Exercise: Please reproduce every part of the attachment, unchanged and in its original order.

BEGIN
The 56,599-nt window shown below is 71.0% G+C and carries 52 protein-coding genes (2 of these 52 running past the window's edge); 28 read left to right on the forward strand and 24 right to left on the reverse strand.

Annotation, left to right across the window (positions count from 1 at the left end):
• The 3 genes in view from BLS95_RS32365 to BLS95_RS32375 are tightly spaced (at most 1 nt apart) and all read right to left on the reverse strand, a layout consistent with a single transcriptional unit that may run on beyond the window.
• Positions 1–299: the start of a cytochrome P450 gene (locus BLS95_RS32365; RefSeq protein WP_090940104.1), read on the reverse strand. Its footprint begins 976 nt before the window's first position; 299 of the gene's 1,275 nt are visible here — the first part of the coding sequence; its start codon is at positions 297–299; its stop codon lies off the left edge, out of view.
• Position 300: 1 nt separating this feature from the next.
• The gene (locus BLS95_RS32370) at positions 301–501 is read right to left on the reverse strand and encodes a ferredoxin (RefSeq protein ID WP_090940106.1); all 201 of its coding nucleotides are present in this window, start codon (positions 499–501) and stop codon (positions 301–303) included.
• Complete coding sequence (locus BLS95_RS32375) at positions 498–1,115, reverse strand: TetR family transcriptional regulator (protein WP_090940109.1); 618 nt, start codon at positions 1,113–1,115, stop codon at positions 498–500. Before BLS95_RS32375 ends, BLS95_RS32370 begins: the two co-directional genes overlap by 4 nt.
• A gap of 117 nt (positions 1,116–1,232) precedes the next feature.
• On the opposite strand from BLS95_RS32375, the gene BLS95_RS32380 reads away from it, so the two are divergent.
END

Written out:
The 56,599-nt window shown below is 71.0% G+C and carries 52 protein-coding genes (2 of these 52 running past the window's edge); 28 read left to right on the forward strand and 24 right to left on the reverse strand.

Annotation, left to right across the window (positions count from 1 at the left end):
• The 3 genes in view from BLS95_RS32365 to BLS95_RS32375 are tightly spaced (at most 1 nt apart) and all read right to left on the reverse strand, a layout consistent with a single transcriptional unit that may run on beyond the window.
• Positions 1–299: the start of a cytochrome P450 gene (locus BLS95_RS32365; RefSeq protein WP_090940104.1), read on the reverse strand. Its footprint begins 976 nt before the window's first position; 299 of the gene's 1,275 nt are visible here — the first part of the coding sequence; its start codon is at positions 297–299; its stop codon lies off the left edge, out of view.
• Position 300: 1 nt separating this feature from the next.
• The gene (locus BLS95_RS32370) at positions 301–501 is read right to left on the reverse strand and encodes a ferredoxin (RefSeq protein ID WP_090940106.1); all 201 of its coding nucleotides are present in this window, start codon (positions 499–501) and stop codon (positions 301–303) included.
• Complete coding sequence (locus BLS95_RS32375) at positions 498–1,115, reverse strand: TetR family transcriptional regulator (protein WP_090940109.1); 618 nt, start codon at positions 1,113–1,115, stop codon at positions 498–500. Before BLS95_RS32375 ends, BLS95_RS32370 begins: the two co-directional genes overlap by 4 nt.
• A gap of 117 nt (positions 1,116–1,232) precedes the next feature.
• On the opposite strand from BLS95_RS32375, the gene BLS95_RS32380 reads away from it, so the two are divergent.